In the field of fighting tax evasion there is some recent development at European level. . After decades of a clear focus by countries on avoiding double taxation, the Commission finally attempts to address the reverse problem: that a company profits from double non-taxation so that it has to pay no taxes. WEED sent a submission on the consultation. Subsequently, the commission staged a public consultation in July, in which, besides the double non-taxation, the general approach of the European Commission towards tax evasion was discussed. The discussion was based on a draft for a discussion paper "Discussion paper on possible future measures against non-cooperative jurisdictions and aggressive tax planning and a possible strategy at EU level”. As a follow-up to the public consultation a group of ten organisations, amongst them WEED, handed in a submission, with the following core demands:
1. Adopt an EU definition of tax haven. Such definition should build on the agreement reached by the European Parliament and the Council in the framework of the AIFM Directive; but to be complete it should also include other criteria like preferential treatment to non-residents and secrecy regulations that are both essential features of non-cooperative jurisdictions or tax havens. Such definition should also be applied to EU jurisdictions.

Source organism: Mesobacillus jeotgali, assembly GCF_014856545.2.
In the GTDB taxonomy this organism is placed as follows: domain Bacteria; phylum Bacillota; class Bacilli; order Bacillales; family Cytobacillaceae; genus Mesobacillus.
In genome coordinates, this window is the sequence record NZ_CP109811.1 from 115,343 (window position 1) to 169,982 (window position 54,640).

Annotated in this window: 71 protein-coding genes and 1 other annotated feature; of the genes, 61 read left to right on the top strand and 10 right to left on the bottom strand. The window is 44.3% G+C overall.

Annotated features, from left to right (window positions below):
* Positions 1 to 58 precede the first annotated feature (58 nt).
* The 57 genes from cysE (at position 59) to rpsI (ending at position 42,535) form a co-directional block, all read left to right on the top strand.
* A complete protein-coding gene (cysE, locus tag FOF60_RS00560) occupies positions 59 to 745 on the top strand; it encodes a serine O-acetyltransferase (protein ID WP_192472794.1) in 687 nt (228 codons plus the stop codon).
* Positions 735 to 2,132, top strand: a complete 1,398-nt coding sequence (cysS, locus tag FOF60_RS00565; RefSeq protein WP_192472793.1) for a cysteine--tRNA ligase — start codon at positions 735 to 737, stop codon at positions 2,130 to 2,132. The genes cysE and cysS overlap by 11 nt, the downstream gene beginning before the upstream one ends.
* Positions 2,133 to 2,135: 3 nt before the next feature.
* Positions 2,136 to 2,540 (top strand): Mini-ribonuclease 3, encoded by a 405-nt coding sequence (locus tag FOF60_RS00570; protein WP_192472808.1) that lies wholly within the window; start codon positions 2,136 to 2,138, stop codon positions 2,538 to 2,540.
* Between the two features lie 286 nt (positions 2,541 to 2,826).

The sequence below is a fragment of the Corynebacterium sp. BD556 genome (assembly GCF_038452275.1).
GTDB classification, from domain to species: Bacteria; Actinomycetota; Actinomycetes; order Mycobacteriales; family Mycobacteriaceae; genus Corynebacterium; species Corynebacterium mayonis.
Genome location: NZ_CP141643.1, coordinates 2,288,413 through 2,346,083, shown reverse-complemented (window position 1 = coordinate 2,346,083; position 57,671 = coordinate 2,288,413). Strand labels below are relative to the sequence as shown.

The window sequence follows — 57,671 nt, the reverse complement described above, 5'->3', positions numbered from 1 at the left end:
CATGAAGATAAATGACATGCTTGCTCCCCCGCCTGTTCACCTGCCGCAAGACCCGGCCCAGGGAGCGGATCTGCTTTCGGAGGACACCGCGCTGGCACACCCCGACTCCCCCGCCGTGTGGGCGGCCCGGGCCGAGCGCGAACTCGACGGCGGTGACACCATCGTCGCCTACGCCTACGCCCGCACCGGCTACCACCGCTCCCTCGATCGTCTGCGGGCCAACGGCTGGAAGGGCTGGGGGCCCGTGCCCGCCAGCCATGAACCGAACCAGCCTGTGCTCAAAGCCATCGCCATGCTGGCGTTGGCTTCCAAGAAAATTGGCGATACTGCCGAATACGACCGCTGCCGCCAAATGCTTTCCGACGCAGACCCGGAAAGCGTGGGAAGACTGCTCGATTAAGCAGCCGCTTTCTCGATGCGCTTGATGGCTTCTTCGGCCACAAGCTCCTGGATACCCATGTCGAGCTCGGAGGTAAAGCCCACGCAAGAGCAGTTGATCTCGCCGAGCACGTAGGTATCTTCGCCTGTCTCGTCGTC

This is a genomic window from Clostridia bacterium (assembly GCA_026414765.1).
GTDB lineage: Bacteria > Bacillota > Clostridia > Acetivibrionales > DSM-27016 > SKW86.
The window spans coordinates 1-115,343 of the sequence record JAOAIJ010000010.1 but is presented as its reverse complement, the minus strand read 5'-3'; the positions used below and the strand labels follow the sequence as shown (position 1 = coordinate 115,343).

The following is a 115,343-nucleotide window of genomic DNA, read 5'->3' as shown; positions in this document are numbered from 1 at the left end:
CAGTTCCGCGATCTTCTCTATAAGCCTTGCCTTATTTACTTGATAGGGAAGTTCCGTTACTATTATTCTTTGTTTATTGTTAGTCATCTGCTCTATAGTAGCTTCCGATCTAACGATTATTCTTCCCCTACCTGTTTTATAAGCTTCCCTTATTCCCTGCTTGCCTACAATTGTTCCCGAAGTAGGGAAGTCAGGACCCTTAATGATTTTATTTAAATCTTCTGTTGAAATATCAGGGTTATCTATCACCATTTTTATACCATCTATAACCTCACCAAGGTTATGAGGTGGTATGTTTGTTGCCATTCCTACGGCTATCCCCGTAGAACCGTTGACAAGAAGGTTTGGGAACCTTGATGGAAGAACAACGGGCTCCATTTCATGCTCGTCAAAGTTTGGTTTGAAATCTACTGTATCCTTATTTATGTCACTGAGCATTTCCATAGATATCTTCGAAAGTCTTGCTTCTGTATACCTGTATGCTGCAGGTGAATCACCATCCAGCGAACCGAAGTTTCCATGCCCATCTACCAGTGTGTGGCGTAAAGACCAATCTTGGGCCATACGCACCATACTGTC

2. The toolbox should be complemented with other incentive and offensive measures, including a "full” country by country reporting requirement at EU level; automatic cross-border exchange of tax information; and alternative options for the taxation of multinational enterprises (e.g. unitary taxation and thin capitalisation).
3. Pay greater attention to the role of multinational corporations, major players and users of noncooperative jurisdictions, and the impact of non-cooperative jurisdictions on developing countries, most of which lack the resources to effectively fight against tax evasion and aggressive tax planning. The Commission should explore ways to strengthen tax administrations in developing countries and ensure the implementation of the principle of Policy Coherence for Development.
It remains to be seen if the Commission will take this public exchange of views serious and will take up the demands of civil society, or if they will stick to their usual industry- and capital-friendly course.